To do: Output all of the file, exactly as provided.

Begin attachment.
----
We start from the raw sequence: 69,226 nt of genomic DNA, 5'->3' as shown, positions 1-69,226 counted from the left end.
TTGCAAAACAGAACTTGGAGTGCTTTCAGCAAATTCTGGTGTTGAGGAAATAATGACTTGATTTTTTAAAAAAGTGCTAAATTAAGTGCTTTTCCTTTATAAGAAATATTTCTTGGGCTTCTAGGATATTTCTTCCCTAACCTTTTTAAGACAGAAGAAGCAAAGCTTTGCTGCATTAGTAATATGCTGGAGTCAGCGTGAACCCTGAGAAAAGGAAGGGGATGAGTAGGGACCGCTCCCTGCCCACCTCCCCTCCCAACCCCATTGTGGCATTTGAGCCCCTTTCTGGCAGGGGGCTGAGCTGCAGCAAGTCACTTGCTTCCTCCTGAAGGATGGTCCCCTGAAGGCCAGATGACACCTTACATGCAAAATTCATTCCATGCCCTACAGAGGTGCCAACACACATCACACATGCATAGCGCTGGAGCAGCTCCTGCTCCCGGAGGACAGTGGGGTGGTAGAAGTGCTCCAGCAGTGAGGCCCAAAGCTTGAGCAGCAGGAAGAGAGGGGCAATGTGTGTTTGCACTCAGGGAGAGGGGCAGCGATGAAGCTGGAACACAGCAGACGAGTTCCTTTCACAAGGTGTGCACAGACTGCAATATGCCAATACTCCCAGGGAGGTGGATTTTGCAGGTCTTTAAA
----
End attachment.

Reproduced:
We start from the raw sequence: 69,226 nt of genomic DNA, 5'->3' as shown, positions 1-69,226 counted from the left end.
TTGCAAAACAGAACTTGGAGTGCTTTCAGCAAATTCTGGTGTTGAGGAAATAATGACTTGATTTTTTAAAAAAGTGCTAAATTAAGTGCTTTTCCTTTATAAGAAATATTTCTTGGGCTTCTAGGATATTTCTTCCCTAACCTTTTTAAGACAGAAGAAGCAAAGCTTTGCTGCATTAGTAATATGCTGGAGTCAGCGTGAACCCTGAGAAAAGGAAGGGGATGAGTAGGGACCGCTCCCTGCCCACCTCCCCTCCCAACCCCATTGTGGCATTTGAGCCCCTTTCTGGCAGGGGGCTGAGCTGCAGCAAGTCACTTGCTTCCTCCTGAAGGATGGTCCCCTGAAGGCCAGATGACACCTTACATGCAAAATTCATTCCATGCCCTACAGAGGTGCCAACACACATCACACATGCATAGCGCTGGAGCAGCTCCTGCTCCCGGAGGACAGTGGGGTGGTAGAAGTGCTCCAGCAGTGAGGCCCAAAGCTTGAGCAGCAGGAAGAGAGGGGCAATGTGTGTTTGCACTCAGGGAGAGGGGCAGCGATGAAGCTGGAACACAGCAGACGAGTTCCTTTCACAAGGTGTGCACAGACTGCAATATGCCAATACTCCCAGGGAGGTGGATTTTGCAGGTCTTTAAA